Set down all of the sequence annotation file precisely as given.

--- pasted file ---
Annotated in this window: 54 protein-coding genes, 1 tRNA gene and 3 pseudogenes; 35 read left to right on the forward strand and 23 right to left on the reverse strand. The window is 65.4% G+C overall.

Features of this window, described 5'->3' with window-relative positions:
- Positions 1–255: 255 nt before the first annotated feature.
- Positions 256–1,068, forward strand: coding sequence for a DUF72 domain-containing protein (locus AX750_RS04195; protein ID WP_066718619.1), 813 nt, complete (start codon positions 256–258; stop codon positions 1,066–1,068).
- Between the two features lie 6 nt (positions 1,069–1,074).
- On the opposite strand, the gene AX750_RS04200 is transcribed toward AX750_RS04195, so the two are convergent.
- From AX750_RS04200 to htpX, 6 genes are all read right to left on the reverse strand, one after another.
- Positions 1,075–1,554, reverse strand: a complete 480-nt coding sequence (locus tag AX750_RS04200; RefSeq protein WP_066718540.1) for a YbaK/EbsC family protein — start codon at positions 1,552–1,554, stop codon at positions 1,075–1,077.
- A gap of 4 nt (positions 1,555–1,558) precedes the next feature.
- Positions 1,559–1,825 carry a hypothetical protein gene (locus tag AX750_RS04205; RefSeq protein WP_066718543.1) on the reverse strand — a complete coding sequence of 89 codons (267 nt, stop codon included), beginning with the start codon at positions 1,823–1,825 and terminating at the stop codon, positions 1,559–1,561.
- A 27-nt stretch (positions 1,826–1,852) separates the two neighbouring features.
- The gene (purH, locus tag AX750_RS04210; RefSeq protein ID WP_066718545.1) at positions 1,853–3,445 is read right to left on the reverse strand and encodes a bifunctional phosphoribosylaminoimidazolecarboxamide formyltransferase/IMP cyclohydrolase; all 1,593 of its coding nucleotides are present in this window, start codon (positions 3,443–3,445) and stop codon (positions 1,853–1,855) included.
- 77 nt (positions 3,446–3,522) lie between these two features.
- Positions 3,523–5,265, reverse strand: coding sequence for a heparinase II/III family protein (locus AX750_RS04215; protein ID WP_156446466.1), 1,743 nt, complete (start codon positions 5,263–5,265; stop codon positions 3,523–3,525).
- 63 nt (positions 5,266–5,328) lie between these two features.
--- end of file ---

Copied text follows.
Annotated in this window: 54 protein-coding genes, 1 tRNA gene and 3 pseudogenes; 35 read left to right on the forward strand and 23 right to left on the reverse strand. The window is 65.4% G+C overall.

Features of this window, described 5'->3' with window-relative positions:
- Positions 1–255: 255 nt before the first annotated feature.
- Positions 256–1,068, forward strand: coding sequence for a DUF72 domain-containing protein (locus AX750_RS04195; protein ID WP_066718619.1), 813 nt, complete (start codon positions 256–258; stop codon positions 1,066–1,068).
- Between the two features lie 6 nt (positions 1,069–1,074).
- On the opposite strand, the gene AX750_RS04200 is transcribed toward AX750_RS04195, so the two are convergent.
- From AX750_RS04200 to htpX, 6 genes are all read right to left on the reverse strand, one after another.
- Positions 1,075–1,554, reverse strand: a complete 480-nt coding sequence (locus tag AX750_RS04200; RefSeq protein WP_066718540.1) for a YbaK/EbsC family protein — start codon at positions 1,552–1,554, stop codon at positions 1,075–1,077.
- A gap of 4 nt (positions 1,555–1,558) precedes the next feature.
- Positions 1,559–1,825 carry a hypothetical protein gene (locus tag AX750_RS04205; RefSeq protein WP_066718543.1) on the reverse strand — a complete coding sequence of 89 codons (267 nt, stop codon included), beginning with the start codon at positions 1,823–1,825 and terminating at the stop codon, positions 1,559–1,561.
- A 27-nt stretch (positions 1,826–1,852) separates the two neighbouring features.
- The gene (purH, locus tag AX750_RS04210; RefSeq protein ID WP_066718545.1) at positions 1,853–3,445 is read right to left on the reverse strand and encodes a bifunctional phosphoribosylaminoimidazolecarboxamide formyltransferase/IMP cyclohydrolase; all 1,593 of its coding nucleotides are present in this window, start codon (positions 3,443–3,445) and stop codon (positions 1,853–1,855) included.
- 77 nt (positions 3,446–3,522) lie between these two features.
- Positions 3,523–5,265, reverse strand: coding sequence for a heparinase II/III family protein (locus AX750_RS04215; protein ID WP_156446466.1), 1,743 nt, complete (start codon positions 5,263–5,265; stop codon positions 3,523–3,525).
- 63 nt (positions 5,266–5,328) lie between these two features.